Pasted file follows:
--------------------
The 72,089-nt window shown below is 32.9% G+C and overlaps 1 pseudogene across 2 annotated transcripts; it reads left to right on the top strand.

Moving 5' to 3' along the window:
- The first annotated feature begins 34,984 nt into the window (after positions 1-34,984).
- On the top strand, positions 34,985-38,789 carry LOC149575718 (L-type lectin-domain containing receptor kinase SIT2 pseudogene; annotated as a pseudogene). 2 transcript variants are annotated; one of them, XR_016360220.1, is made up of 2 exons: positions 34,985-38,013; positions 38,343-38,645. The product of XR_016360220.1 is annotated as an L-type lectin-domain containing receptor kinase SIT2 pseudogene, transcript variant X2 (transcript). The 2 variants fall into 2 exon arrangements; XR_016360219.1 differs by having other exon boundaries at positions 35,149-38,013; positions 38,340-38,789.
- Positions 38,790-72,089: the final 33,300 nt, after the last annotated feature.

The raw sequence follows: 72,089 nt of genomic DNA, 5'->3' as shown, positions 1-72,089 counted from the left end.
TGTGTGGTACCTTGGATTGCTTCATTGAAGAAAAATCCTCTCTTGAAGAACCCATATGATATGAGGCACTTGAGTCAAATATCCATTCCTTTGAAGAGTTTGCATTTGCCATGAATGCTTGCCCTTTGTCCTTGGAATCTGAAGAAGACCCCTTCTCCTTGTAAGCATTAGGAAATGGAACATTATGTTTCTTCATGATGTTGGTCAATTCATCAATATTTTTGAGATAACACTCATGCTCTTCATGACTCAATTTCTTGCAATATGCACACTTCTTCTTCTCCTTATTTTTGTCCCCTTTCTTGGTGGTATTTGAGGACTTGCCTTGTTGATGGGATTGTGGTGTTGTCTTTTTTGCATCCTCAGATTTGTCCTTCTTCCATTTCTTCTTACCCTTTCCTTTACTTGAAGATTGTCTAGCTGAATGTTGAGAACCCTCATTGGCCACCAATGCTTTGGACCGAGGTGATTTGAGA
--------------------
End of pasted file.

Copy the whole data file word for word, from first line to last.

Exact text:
The 72,089-nt window shown below is 32.9% G+C and overlaps 1 pseudogene across 2 annotated transcripts; it reads left to right on the top strand.

Moving 5' to 3' along the window:
- The first annotated feature begins 34,984 nt into the window (after positions 1-34,984).
- On the top strand, positions 34,985-38,789 carry LOC149575718 (L-type lectin-domain containing receptor kinase SIT2 pseudogene; annotated as a pseudogene). 2 transcript variants are annotated; one of them, XR_016360220.1, is made up of 2 exons: positions 34,985-38,013; positions 38,343-38,645. The product of XR_016360220.1 is annotated as an L-type lectin-domain containing receptor kinase SIT2 pseudogene, transcript variant X2 (transcript). The 2 variants fall into 2 exon arrangements; XR_016360219.1 differs by having other exon boundaries at positions 35,149-38,013; positions 38,340-38,789.
- Positions 38,790-72,089: the final 33,300 nt, after the last annotated feature.

The raw sequence follows: 72,089 nt of genomic DNA, 5'->3' as shown, positions 1-72,089 counted from the left end.
TGTGTGGTACCTTGGATTGCTTCATTGAAGAAAAATCCTCTCTTGAAGAACCCATATGATATGAGGCACTTGAGTCAAATATCCATTCCTTTGAAGAGTTTGCATTTGCCATGAATGCTTGCCCTTTGTCCTTGGAATCTGAAGAAGACCCCTTCTCCTTGTAAGCATTAGGAAATGGAACATTATGTTTCTTCATGATGTTGGTCAATTCATCAATATTTTTGAGATAACACTCATGCTCTTCATGACTCAATTTCTTGCAATATGCACACTTCTTCTTCTCCTTATTTTTGTCCCCTTTCTTGGTGGTATTTGAGGACTTGCCTTGTTGATGGGATTGTGGTGTTGTCTTTTTTGCATCCTCAGATTTGTCCTTCTTCCATTTCTTCTTACCCTTTCCTTTACTTGAAGATTGTCTAGCTGAATGTTGAGAACCCTCATTGGCCACCAATGCTTTGGACCGAGGTGATTTGAGA